Toilets need regular maintenance. They are probably one of the most frequently used mechanical objects found in the residential home. They rank right up there with the refrigerator door hinges, kitchen faucet and television channel control knob with respect to number of uses each day. If your toilet is making you crazy, here are some troubleshooting tips and ideas you can do that will make it work like new again.
1. The Night Moaner
As people retire for the night to sleep, water pressure in municipal water systems begins to rise. This increase in pressure can be transferred to a worn ball cock valve and cause it to vibrate ever so slightly. This is the moaning you are hearing. Get a new valve.
2. Ghost Flushing
Does your toilet tank start to fill on its own? In other words, run for 5 or 10 seconds and then stop? This can almost always be traced to one of two problems: poorly fitting/leaking flapper and/or a refill tube that is too long. A worn flapper or corroded flapper seat will cause water to slowly drain from the tank into the toilet bowl. After an hour or two the water level drops enough and the fill valve kicks on. This same thing can happen if the flexible water line that runs from the base of the fill valve to the inside of the overflow tube is too long. This will siphon water from the tank. New fill valves come with a special clip that holds the end of the water line up and ensures that water will stay in the tank where it belongs.
3. Multiple Flushes
Do you flush your toilet and get two for the price of one? If so, the water level in the tank may be too high. Adjust the float control on the fill valve and try to drop the water level in the toilet tank one inch or so. Do a trial and error test to get the water level just right.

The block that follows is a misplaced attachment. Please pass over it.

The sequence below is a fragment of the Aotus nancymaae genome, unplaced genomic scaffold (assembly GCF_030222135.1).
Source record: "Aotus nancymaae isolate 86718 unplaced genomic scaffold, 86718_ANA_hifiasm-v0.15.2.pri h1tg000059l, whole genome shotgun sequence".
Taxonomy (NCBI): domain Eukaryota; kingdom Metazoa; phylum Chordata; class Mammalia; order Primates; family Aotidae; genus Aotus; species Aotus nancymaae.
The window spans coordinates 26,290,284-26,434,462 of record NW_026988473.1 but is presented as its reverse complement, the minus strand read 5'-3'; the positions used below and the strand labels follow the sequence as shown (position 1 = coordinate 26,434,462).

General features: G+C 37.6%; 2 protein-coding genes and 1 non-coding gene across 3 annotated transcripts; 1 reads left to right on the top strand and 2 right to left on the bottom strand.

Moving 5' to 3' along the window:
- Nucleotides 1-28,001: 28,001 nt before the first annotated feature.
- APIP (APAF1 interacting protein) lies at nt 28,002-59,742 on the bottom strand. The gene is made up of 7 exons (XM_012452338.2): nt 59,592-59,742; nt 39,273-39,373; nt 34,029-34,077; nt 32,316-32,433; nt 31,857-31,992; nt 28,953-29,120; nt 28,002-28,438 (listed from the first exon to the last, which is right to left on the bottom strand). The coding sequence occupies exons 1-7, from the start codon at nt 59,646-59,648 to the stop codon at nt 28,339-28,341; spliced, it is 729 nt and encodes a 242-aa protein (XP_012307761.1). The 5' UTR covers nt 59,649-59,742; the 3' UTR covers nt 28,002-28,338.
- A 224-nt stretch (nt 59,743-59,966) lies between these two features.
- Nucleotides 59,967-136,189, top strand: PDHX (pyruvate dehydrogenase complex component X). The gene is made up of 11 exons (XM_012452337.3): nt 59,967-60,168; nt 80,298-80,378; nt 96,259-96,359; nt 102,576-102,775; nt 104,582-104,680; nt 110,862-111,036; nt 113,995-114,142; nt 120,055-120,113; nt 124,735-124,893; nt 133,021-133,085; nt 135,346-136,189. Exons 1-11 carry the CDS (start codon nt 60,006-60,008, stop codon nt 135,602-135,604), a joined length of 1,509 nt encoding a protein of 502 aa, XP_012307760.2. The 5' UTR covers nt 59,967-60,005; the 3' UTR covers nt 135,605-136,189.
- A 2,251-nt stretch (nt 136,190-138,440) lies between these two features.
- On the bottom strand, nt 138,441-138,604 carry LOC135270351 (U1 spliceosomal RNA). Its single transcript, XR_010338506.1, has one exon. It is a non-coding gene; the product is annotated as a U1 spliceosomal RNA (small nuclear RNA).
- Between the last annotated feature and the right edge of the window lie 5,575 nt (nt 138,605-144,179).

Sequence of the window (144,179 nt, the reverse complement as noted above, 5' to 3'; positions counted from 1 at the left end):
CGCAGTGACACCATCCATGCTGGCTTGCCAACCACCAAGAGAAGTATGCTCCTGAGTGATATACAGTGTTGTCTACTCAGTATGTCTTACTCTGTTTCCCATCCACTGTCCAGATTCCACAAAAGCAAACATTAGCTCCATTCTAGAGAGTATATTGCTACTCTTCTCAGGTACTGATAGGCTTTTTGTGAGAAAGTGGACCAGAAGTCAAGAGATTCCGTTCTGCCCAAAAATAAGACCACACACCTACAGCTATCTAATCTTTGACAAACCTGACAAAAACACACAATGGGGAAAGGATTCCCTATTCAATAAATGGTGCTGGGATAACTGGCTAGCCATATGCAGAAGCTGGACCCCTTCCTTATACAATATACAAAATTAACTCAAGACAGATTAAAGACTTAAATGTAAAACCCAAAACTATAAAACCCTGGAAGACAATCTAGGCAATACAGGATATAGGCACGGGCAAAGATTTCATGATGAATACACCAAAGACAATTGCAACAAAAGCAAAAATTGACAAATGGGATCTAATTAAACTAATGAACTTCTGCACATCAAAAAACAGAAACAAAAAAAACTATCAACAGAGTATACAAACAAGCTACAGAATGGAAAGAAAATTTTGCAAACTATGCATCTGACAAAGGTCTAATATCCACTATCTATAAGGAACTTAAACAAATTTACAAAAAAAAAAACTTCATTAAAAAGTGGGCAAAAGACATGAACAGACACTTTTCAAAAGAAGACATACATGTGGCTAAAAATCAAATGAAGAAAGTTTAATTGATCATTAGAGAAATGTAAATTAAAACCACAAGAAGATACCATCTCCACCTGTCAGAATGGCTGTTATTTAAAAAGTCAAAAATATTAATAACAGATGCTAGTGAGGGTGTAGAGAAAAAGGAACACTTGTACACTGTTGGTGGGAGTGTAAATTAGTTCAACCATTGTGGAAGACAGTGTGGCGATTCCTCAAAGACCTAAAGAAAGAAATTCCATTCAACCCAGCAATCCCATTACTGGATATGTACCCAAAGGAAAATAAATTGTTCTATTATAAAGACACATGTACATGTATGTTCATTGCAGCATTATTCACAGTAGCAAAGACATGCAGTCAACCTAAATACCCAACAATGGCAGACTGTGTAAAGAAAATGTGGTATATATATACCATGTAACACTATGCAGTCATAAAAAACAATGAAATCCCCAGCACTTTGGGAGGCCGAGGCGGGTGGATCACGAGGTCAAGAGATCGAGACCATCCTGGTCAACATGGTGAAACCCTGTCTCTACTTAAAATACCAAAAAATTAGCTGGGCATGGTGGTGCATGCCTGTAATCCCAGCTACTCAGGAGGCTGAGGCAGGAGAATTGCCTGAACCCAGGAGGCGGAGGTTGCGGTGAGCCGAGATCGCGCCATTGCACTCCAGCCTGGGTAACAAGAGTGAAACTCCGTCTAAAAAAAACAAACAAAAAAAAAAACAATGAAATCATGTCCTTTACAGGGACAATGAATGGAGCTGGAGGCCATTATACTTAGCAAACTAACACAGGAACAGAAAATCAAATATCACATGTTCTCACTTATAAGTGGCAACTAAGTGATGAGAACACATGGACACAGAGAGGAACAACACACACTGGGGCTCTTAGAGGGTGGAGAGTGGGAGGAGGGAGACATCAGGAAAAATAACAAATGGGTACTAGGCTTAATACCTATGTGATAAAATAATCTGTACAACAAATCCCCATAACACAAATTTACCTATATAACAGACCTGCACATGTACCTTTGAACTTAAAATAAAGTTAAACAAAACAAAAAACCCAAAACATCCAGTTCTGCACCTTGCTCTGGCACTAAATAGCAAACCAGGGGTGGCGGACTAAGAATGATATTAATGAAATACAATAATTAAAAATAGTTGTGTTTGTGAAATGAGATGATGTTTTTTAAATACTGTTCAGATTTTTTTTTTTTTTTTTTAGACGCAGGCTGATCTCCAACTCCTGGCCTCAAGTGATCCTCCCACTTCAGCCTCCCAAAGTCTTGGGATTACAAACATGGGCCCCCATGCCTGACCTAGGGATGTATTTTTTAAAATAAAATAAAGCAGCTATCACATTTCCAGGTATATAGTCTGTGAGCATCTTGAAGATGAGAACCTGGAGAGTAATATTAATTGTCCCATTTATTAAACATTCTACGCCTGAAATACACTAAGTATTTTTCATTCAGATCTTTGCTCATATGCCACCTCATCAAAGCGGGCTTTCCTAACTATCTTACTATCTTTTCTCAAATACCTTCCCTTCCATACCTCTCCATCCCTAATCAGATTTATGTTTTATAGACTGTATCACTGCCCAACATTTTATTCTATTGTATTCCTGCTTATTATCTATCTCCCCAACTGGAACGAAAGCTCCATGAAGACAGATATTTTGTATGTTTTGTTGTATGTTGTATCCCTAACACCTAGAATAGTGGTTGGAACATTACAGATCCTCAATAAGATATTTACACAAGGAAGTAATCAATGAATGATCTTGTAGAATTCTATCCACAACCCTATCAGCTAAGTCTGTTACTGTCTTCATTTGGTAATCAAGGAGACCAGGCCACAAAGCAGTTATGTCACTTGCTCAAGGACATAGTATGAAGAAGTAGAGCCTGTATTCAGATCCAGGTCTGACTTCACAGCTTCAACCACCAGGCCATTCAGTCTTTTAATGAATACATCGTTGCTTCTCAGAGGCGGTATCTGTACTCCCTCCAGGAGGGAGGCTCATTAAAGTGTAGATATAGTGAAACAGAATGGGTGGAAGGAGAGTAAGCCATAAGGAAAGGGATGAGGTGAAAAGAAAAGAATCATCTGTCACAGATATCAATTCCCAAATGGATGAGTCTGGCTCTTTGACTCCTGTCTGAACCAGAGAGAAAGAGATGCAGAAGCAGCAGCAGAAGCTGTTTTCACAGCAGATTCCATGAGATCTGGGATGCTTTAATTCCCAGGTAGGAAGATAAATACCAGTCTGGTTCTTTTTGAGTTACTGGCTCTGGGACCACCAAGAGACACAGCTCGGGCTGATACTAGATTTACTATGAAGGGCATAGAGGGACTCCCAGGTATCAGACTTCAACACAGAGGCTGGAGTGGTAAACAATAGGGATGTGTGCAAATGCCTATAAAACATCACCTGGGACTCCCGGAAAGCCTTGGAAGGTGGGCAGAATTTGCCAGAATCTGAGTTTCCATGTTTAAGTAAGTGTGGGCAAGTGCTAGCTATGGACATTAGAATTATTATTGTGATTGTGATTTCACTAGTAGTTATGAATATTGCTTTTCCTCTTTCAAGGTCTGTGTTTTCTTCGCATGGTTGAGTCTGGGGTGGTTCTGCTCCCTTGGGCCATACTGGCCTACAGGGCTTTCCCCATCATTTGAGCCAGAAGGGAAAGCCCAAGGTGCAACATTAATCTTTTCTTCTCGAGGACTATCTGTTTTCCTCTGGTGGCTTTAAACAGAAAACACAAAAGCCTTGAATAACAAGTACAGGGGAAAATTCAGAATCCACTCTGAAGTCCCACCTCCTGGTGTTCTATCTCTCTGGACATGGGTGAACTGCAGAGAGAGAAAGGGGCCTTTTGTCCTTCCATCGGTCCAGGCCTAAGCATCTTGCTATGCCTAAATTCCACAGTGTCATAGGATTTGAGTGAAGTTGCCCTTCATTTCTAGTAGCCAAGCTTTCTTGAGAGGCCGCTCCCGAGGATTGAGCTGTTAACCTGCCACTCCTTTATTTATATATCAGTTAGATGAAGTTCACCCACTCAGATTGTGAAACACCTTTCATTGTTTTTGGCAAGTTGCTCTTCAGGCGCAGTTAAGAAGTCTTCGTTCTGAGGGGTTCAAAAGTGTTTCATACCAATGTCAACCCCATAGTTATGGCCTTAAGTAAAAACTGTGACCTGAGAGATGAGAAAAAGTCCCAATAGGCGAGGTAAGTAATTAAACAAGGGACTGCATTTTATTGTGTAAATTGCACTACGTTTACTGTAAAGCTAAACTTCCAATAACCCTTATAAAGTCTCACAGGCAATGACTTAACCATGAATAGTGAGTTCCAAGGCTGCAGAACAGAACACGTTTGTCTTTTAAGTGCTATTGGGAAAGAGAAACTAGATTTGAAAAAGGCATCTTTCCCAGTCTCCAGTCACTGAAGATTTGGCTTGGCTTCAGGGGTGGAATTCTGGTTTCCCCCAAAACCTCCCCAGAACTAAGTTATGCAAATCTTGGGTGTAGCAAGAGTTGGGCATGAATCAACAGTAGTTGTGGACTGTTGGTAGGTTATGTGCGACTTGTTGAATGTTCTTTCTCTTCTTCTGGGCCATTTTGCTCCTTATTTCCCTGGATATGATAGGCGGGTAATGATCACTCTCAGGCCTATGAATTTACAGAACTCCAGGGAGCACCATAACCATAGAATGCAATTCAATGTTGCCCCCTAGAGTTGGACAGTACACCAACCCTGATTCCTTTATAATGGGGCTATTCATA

4. Partial Flushes
You flush the toilet and get cheated. The flapper valve can get waterlogged over time and flop down too quickly. The chain that connects between the flapper valve and the flush handle may be too tight. Adjust it one link at a time. The water level in the toilet tank may be too low. Adjust the fill valve so that more water enters the tank. You may have a first generation low flush toilet. If so, you are toast! These toilets have basic design flaws. They simply don’t have enough energy to flush the toilet bowl correctly. If you have one of these 1.6 gallon flush nightmares, hold on, help might be on the way. It appears that the 1992 law requiring these bad boys might be repealed. If this happens, 3.5 gallon toilets may come back.
5. Whistle While it Works
As the toilet tank fills and is almost done, it makes all sorts of high pitched noise, right? You probably have an old fashioned ball cock fill valve with a float ball on an arm. These valves close slowly as the water level rises and the valve starts to vibrate as this happens. The solution is a new fill valve. These new valves stay open completely until the toilet tank is filled. The shut off is instantaneous.
6. Tough Toilet Bowl Stains
Do you have stains in your toilet bowl that just won’t budge? If so, DON’T use abrasive cleaners! Use white vinegar or muriatic acid to clean the bowl. White vinegar is safer, but takes longer. Muriatic acid can clean a toilet bowl within minutes. Be careful!
7. Toilet Bowl Water Level Drops